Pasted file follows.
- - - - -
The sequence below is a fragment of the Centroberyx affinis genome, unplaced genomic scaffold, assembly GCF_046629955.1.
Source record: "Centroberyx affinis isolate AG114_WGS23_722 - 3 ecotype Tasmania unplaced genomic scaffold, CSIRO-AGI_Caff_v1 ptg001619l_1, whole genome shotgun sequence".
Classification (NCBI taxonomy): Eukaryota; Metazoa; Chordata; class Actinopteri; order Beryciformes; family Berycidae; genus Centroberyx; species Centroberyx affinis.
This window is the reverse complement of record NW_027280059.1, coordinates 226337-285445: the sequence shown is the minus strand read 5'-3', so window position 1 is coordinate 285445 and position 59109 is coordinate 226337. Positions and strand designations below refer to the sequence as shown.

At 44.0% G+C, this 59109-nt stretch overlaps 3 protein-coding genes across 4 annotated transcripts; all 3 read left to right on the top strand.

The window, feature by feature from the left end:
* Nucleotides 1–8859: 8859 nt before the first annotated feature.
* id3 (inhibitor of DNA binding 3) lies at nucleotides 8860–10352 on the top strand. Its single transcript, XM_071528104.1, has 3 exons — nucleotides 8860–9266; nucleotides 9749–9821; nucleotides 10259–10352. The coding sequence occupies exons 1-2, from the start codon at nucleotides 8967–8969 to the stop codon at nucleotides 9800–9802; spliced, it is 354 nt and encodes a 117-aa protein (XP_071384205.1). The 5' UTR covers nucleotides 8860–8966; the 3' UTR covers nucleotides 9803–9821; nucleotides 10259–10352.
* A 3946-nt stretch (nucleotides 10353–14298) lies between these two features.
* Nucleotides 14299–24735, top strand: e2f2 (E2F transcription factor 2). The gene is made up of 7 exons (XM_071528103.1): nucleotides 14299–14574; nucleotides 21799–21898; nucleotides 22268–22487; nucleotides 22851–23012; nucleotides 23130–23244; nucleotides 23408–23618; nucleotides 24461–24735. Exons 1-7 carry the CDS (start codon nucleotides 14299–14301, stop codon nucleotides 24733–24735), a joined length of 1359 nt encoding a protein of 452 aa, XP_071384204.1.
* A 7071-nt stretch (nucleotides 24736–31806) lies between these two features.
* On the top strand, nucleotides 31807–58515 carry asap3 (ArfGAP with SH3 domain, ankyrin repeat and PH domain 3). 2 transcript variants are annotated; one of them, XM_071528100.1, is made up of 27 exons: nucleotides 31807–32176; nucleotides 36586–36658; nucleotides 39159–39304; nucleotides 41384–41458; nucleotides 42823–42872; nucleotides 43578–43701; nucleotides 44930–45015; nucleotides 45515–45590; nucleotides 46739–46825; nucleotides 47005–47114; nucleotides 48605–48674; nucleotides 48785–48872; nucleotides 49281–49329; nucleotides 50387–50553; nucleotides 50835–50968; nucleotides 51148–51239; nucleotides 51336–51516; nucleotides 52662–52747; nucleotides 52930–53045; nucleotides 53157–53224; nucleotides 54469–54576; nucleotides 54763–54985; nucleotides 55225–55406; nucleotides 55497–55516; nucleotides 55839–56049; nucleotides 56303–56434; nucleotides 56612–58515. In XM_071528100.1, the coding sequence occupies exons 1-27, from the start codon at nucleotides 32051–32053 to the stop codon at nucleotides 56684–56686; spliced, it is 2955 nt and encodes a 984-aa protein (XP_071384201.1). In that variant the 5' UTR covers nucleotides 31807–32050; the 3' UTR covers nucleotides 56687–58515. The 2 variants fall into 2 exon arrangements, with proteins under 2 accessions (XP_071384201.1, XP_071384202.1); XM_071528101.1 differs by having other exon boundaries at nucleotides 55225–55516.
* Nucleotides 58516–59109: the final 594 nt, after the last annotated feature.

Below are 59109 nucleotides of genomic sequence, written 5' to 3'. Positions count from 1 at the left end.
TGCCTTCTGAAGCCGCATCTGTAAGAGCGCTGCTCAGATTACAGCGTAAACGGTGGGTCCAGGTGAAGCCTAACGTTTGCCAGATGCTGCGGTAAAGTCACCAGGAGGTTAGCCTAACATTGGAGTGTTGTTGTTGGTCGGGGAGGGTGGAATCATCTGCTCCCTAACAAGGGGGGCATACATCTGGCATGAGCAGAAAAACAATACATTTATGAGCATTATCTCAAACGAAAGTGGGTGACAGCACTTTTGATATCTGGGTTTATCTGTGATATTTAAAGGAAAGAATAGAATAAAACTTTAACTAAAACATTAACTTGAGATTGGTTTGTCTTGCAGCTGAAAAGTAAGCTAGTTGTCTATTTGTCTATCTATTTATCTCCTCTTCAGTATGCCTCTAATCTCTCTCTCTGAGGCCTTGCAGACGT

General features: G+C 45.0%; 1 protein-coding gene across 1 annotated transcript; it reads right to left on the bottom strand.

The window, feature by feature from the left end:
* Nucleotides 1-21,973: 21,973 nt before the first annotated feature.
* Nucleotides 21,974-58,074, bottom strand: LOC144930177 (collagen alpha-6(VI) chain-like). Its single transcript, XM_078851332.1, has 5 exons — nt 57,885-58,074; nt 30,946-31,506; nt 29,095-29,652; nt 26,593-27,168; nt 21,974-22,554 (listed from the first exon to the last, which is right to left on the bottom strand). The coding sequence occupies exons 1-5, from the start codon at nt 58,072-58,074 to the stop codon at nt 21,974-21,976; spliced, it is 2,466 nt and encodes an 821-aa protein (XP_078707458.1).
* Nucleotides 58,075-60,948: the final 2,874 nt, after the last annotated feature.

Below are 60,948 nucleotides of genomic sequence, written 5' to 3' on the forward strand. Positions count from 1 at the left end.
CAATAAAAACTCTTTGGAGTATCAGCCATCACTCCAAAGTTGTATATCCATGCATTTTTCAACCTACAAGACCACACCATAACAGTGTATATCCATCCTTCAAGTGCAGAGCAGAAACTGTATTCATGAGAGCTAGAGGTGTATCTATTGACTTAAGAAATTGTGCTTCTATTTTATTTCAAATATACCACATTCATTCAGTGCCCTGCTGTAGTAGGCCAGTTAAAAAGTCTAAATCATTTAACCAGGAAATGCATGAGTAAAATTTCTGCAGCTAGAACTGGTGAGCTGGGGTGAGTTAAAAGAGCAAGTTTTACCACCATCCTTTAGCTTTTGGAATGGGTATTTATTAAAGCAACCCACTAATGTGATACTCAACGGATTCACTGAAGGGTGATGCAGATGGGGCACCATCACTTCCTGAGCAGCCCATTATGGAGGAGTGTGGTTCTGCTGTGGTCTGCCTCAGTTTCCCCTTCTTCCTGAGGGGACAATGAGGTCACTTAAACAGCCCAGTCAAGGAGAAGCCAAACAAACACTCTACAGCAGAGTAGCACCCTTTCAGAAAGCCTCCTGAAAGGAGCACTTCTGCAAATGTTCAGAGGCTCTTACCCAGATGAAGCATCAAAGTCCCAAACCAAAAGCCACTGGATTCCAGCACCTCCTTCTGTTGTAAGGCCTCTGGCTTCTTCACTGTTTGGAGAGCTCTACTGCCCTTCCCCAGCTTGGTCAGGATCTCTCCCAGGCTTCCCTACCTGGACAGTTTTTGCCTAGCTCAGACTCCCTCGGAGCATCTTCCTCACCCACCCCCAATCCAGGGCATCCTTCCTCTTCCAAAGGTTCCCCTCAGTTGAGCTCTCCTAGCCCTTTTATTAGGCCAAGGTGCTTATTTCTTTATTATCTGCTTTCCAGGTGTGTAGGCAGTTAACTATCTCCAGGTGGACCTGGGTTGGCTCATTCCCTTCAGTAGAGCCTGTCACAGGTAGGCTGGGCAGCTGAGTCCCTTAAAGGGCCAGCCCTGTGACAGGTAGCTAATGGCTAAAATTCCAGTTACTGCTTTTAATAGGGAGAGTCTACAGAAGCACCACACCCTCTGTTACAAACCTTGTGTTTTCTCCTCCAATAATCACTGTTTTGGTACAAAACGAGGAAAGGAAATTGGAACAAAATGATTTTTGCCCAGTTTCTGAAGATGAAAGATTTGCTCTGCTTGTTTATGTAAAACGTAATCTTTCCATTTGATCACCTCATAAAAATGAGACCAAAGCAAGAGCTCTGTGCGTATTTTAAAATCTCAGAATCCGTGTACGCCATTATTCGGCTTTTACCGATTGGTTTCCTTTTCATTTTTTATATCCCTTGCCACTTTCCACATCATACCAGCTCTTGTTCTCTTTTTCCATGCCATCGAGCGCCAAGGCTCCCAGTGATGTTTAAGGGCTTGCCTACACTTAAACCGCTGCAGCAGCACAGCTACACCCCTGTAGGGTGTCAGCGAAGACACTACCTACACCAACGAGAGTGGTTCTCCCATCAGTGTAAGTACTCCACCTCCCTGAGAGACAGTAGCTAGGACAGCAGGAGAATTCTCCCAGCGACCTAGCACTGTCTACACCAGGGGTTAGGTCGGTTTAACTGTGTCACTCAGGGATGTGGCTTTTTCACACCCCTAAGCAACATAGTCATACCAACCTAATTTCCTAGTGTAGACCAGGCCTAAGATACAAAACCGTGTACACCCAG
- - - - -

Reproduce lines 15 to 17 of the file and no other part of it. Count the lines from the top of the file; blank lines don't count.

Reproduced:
TGCCTTCTGAAGCCGCATCTGTAAGAGCGCTGCTCAGATTACAGCGTAAACGGTGGGTCCAGGTGAAGCCTAACGTTTGCCAGATGCTGCGGTAAAGTCACCAGGAGGTTAGCCTAACATTGGAGTGTTGTTGTTGGTCGGGGAGGGTGGAATCATCTGCTCCCTAACAAGGGGGGCATACATCTGGCATGAGCAGAAAAACAATACATTTATGAGCATTATCTCAAACGAAAGTGGGTGACAGCACTTTTGATATCTGGGTTTATCTGTGATATTTAAAGGAAAGAATAGAATAAAACTTTAACTAAAACATTAACTTGAGATTGGTTTGTCTTGCAGCTGAAAAGTAAGCTAGTTGTCTATTTGTCTATCTATTTATCTCCTCTTCAGTATGCCTCTAATCTCTCTCTCTGAGGCCTTGCAGACGT

General features: G+C 45.0%; 1 protein-coding gene across 1 annotated transcript; it reads right to left on the bottom strand.

The window, feature by feature from the left end: